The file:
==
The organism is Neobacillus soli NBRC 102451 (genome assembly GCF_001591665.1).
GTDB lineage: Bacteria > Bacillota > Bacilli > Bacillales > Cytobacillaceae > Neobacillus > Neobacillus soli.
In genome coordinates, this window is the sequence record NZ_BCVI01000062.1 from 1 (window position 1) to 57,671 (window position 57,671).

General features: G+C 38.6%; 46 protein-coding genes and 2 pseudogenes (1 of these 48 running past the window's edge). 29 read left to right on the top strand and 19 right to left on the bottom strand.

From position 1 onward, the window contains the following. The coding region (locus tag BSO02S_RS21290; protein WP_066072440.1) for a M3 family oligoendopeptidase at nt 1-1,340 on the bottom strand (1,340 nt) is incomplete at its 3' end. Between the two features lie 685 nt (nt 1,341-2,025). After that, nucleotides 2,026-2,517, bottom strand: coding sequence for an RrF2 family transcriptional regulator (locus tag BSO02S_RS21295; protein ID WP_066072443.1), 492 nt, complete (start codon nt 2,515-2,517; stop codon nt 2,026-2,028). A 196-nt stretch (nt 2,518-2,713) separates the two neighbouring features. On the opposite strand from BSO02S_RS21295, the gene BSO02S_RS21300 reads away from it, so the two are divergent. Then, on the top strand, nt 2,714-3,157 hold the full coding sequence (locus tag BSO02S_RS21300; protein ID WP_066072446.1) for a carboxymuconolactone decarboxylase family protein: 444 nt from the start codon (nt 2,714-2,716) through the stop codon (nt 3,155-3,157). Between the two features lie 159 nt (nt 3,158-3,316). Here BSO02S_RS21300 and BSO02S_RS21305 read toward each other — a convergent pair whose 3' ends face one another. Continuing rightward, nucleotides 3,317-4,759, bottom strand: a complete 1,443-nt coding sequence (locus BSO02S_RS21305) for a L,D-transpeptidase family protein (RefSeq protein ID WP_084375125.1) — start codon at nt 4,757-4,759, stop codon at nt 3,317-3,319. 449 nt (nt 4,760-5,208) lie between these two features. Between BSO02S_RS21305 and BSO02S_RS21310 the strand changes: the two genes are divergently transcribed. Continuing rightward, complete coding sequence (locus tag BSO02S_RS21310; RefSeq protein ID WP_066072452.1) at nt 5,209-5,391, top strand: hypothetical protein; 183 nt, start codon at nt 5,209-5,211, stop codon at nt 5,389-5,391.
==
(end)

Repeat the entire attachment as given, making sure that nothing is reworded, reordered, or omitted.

The organism is Neobacillus soli NBRC 102451 (genome assembly GCF_001591665.1).
GTDB lineage: Bacteria > Bacillota > Bacilli > Bacillales > Cytobacillaceae > Neobacillus > Neobacillus soli.
In genome coordinates, this window is the sequence record NZ_BCVI01000062.1 from 1 (window position 1) to 57,671 (window position 57,671).

General features: G+C 38.6%; 46 protein-coding genes and 2 pseudogenes (1 of these 48 running past the window's edge). 29 read left to right on the top strand and 19 right to left on the bottom strand.

From position 1 onward, the window contains the following. The coding region (locus tag BSO02S_RS21290; protein WP_066072440.1) for a M3 family oligoendopeptidase at nt 1-1,340 on the bottom strand (1,340 nt) is incomplete at its 3' end. Between the two features lie 685 nt (nt 1,341-2,025). After that, nucleotides 2,026-2,517, bottom strand: coding sequence for an RrF2 family transcriptional regulator (locus tag BSO02S_RS21295; protein ID WP_066072443.1), 492 nt, complete (start codon nt 2,515-2,517; stop codon nt 2,026-2,028). A 196-nt stretch (nt 2,518-2,713) separates the two neighbouring features. On the opposite strand from BSO02S_RS21295, the gene BSO02S_RS21300 reads away from it, so the two are divergent. Then, on the top strand, nt 2,714-3,157 hold the full coding sequence (locus tag BSO02S_RS21300; protein ID WP_066072446.1) for a carboxymuconolactone decarboxylase family protein: 444 nt from the start codon (nt 2,714-2,716) through the stop codon (nt 3,155-3,157). Between the two features lie 159 nt (nt 3,158-3,316). Here BSO02S_RS21300 and BSO02S_RS21305 read toward each other — a convergent pair whose 3' ends face one another. Continuing rightward, nucleotides 3,317-4,759, bottom strand: a complete 1,443-nt coding sequence (locus BSO02S_RS21305) for a L,D-transpeptidase family protein (RefSeq protein ID WP_084375125.1) — start codon at nt 4,757-4,759, stop codon at nt 3,317-3,319. 449 nt (nt 4,760-5,208) lie between these two features. Between BSO02S_RS21305 and BSO02S_RS21310 the strand changes: the two genes are divergently transcribed. Continuing rightward, complete coding sequence (locus tag BSO02S_RS21310; RefSeq protein ID WP_066072452.1) at nt 5,209-5,391, top strand: hypothetical protein; 183 nt, start codon at nt 5,209-5,211, stop codon at nt 5,389-5,391.